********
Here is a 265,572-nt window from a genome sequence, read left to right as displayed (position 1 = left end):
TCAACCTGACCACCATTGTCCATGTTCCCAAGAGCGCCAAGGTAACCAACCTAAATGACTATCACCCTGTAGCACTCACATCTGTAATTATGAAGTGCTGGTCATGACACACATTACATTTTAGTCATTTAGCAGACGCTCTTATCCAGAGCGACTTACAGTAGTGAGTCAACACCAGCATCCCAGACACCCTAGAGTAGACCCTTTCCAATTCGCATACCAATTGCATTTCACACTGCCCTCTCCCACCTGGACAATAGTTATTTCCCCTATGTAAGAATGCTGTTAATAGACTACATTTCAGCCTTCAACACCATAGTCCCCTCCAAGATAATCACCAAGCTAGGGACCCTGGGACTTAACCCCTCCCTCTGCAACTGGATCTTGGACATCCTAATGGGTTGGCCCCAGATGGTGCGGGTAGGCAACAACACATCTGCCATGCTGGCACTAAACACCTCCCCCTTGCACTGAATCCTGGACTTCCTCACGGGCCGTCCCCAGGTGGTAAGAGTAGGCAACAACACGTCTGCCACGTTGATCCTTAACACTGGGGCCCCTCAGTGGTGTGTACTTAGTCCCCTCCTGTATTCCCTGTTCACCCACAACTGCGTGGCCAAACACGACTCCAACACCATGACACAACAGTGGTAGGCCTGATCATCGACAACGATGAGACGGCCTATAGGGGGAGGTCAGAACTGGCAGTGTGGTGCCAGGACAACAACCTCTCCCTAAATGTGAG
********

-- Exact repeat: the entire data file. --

Here is a 265,572-nt window from a genome sequence, read left to right as displayed (position 1 = left end):
TCAACCTGACCACCATTGTCCATGTTCCCAAGAGCGCCAAGGTAACCAACCTAAATGACTATCACCCTGTAGCACTCACATCTGTAATTATGAAGTGCTGGTCATGACACACATTACATTTTAGTCATTTAGCAGACGCTCTTATCCAGAGCGACTTACAGTAGTGAGTCAACACCAGCATCCCAGACACCCTAGAGTAGACCCTTTCCAATTCGCATACCAATTGCATTTCACACTGCCCTCTCCCACCTGGACAATAGTTATTTCCCCTATGTAAGAATGCTGTTAATAGACTACATTTCAGCCTTCAACACCATAGTCCCCTCCAAGATAATCACCAAGCTAGGGACCCTGGGACTTAACCCCTCCCTCTGCAACTGGATCTTGGACATCCTAATGGGTTGGCCCCAGATGGTGCGGGTAGGCAACAACACATCTGCCATGCTGGCACTAAACACCTCCCCCTTGCACTGAATCCTGGACTTCCTCACGGGCCGTCCCCAGGTGGTAAGAGTAGGCAACAACACGTCTGCCACGTTGATCCTTAACACTGGGGCCCCTCAGTGGTGTGTACTTAGTCCCCTCCTGTATTCCCTGTTCACCCACAACTGCGTGGCCAAACACGACTCCAACACCATGACACAACAGTGGTAGGCCTGATCATCGACAACGATGAGACGGCCTATAGGGGGAGGTCAGAACTGGCAGTGTGGTGCCAGGACAACAACCTCTCCCTAAATGTGAG